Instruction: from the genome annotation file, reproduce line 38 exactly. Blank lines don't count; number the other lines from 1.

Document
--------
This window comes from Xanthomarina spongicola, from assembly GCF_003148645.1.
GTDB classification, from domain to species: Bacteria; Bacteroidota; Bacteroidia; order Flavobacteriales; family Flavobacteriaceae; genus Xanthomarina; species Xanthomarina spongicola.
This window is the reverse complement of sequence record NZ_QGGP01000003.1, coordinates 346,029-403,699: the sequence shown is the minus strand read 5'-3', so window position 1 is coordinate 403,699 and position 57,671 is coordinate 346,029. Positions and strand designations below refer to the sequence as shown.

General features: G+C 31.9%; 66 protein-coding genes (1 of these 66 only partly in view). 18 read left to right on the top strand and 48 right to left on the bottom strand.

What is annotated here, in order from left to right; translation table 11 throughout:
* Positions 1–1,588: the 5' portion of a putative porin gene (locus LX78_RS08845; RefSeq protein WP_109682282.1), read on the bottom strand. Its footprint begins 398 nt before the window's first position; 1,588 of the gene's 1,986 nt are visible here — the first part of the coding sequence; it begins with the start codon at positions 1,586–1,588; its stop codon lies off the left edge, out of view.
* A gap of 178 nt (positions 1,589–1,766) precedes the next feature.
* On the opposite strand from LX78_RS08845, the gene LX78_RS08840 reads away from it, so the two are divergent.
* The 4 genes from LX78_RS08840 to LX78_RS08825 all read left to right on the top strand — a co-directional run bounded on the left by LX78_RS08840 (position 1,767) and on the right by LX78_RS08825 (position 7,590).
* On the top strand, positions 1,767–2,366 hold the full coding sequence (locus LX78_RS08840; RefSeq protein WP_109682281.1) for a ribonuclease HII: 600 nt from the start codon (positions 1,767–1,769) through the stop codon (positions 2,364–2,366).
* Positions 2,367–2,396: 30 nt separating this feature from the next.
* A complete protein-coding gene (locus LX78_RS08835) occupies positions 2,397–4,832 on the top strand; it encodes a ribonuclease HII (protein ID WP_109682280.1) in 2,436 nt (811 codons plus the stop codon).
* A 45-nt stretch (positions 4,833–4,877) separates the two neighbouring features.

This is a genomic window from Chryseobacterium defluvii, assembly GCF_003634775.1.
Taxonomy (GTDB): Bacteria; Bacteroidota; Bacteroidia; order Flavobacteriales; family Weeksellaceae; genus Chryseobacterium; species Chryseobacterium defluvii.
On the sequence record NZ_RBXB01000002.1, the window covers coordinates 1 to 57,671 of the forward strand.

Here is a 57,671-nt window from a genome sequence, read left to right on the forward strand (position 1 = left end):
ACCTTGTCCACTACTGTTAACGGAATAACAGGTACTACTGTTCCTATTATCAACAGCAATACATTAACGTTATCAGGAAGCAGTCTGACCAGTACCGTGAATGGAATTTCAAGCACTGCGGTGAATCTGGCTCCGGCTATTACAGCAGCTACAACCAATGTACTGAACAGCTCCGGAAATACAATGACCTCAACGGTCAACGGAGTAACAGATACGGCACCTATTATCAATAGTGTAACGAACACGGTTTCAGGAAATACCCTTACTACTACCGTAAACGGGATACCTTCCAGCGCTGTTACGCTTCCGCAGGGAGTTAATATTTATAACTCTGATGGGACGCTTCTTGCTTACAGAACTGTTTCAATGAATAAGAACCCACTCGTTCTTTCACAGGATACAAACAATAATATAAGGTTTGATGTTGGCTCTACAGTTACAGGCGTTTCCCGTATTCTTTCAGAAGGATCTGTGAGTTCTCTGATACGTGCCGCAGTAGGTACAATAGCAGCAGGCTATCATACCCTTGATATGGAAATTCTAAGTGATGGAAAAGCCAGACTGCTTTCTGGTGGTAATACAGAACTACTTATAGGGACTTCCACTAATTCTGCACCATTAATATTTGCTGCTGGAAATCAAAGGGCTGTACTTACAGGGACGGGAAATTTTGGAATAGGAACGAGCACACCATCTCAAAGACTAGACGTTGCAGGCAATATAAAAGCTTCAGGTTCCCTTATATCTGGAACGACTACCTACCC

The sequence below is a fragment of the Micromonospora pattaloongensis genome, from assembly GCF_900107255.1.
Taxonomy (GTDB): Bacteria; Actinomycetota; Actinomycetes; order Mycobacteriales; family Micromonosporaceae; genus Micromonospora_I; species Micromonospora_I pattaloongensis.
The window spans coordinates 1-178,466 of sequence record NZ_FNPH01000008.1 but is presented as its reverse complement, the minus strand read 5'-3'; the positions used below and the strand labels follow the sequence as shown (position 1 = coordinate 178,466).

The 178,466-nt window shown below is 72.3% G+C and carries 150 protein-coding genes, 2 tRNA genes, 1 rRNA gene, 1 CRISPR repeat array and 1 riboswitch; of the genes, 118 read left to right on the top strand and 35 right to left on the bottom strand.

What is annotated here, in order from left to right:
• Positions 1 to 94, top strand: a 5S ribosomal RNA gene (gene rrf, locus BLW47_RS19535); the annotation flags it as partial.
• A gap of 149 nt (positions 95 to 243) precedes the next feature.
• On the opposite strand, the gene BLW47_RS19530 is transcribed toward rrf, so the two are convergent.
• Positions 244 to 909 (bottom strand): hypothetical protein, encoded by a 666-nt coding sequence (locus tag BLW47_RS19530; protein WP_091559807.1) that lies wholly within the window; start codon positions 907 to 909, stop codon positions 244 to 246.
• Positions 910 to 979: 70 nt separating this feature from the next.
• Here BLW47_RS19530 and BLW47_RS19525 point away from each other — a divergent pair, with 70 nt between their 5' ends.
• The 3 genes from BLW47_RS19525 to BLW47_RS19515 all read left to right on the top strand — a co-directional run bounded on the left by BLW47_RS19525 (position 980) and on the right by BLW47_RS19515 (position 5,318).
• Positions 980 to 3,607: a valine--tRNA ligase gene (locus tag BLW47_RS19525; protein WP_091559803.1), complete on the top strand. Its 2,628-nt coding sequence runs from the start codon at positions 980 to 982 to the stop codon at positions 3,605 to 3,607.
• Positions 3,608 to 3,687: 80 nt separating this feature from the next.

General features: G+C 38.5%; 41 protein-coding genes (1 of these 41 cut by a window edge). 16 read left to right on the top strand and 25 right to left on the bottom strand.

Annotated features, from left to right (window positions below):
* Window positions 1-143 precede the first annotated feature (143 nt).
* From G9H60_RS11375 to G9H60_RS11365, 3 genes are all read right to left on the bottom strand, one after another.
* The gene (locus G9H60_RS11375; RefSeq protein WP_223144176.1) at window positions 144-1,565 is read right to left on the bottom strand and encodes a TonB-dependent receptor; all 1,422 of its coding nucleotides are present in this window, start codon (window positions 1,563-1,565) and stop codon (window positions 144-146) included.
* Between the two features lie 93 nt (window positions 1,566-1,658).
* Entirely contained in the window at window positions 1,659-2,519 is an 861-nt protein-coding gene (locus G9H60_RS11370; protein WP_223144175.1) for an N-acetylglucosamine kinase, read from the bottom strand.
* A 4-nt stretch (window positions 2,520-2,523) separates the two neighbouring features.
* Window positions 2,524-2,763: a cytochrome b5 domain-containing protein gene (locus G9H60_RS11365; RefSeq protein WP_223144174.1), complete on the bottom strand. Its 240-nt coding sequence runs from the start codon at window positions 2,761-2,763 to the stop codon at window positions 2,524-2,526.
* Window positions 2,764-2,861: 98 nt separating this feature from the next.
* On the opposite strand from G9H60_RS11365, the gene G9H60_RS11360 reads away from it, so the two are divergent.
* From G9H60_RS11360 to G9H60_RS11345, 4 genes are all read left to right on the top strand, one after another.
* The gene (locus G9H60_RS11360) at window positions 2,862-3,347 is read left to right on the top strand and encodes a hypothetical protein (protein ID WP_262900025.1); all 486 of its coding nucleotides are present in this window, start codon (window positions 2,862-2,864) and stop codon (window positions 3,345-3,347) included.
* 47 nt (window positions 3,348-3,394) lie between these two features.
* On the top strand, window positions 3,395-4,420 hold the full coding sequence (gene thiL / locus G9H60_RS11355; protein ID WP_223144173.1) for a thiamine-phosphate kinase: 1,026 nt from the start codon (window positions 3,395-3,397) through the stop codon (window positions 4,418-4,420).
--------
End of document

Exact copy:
* Between the two features lie 93 nt (window positions 1,566-1,658).